Sebastian: I did most of the fighting. We worked really hard with the stunt department. There were certain things that I couldn’t do or wasn't allowed to. I did as much as I could.
CM: Since it may not be the end of the Winter Soldier, will we be seeing you in Age of Ultron?
Sebastian: Well, I haven’t gotten that phone call yet, so I don’t think so.
CM: Where would you like to see the Winter Soldier go in the Avengers franchise?
Sebastian: His story in the comics gets more and more interesting once he regains his memories. I feel like that’s a really interesting storyline that happens there. He’s now someone who’s living with his past and feeling responsible for it. Embracing his own way in the new world is something that would be interesting to work on.
CM: A huge part of the film is the amazing technology utilized. Do you have a favorite gadget that you cant live without?
Sebastian: My phone. Apparently, none of us can live without them. I’m pretty fond of watches, I guess but that’s about it.
CM: Are you a big tweeter and snapchatter?
Sebastian: No, I’m actually not on any of the social media.
CM: What was it like getting in shape for the movie? What kind of regimen did you have?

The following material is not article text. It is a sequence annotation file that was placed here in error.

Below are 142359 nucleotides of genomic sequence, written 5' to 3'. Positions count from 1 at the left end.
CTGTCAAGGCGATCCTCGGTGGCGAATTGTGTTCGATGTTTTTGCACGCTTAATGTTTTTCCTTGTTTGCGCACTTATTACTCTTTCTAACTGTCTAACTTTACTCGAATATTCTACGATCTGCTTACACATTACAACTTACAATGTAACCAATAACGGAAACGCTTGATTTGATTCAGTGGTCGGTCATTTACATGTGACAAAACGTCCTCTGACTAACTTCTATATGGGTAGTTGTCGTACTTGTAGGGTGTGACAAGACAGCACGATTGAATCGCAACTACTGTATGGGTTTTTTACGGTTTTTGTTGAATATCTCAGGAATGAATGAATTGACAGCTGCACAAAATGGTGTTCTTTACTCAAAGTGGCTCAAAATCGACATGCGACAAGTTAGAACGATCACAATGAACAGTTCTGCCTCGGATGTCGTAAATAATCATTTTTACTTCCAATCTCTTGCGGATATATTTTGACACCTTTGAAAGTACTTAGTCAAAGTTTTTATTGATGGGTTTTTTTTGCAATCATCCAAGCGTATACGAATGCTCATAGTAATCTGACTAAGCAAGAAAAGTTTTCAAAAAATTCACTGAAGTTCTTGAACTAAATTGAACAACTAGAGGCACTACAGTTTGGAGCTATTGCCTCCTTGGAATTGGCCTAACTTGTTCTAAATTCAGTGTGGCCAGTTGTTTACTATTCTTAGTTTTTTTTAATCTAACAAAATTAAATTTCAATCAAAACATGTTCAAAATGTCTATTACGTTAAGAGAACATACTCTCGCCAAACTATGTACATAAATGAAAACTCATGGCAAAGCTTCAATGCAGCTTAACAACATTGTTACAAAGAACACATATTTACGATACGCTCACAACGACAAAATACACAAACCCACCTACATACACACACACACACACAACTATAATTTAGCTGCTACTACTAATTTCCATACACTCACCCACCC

Sebastian: Six months before we started shooting, I was working out pretty much six days a week and eating at least eight times a day. I had a specific diet. There was not a lot of fun food eating. It’s really hard because you’re not hungry after a while. You’re just kind of stuffing yourself. It was kind of constricting, but a good challenge.
CM: Were you a fan of comic books as a kid? Who was your favorite superhero growing up?
Sebastian: I didn’t grow up with comic books because they weren’t really around when I was a kid. I didn’t really discover them until this movie around 2009. I was more into sports. My heroes were more from sports.
CM: What kind of sports were you into?
Sebastian: When I was really young in Europe I started off with soccer. Basketball was always my favorite. I loved the Phoenix Suns when they had Charles Barkley. I also liked the Houston Rockets when they had Hakeem Olajuwon.
CM: Did you do any research on the character? Watch any movies or emulate any actors to find the personality for the Winter Soldier?
Sebastian: Absolutely. The comic books I looked in over and over again. That’s where all the stories and origins were. I did my own research on post-traumatic stress books. Anything I could find on the effects of war on the individual. I watched a lot of army documentaries: Cold war, KGB, spy stuff, WW2, Vietnam. I even watched some actors in specific roles as well.
CM: Were there any specific funny moments on set you can remember?
Sebastian: We would play this game with the stunt guys once in a while. You know when you have a sticker and you nonchalantly have to stick it on the person without them knowing they have it on? We did this so much! Whoever would get tagged would be walking around for hours not knowing that they had something stuck on them. Silly stuff like that.
CAPTAIN AMERICA: THE WINTER SOLDIER opens April 4, 2014.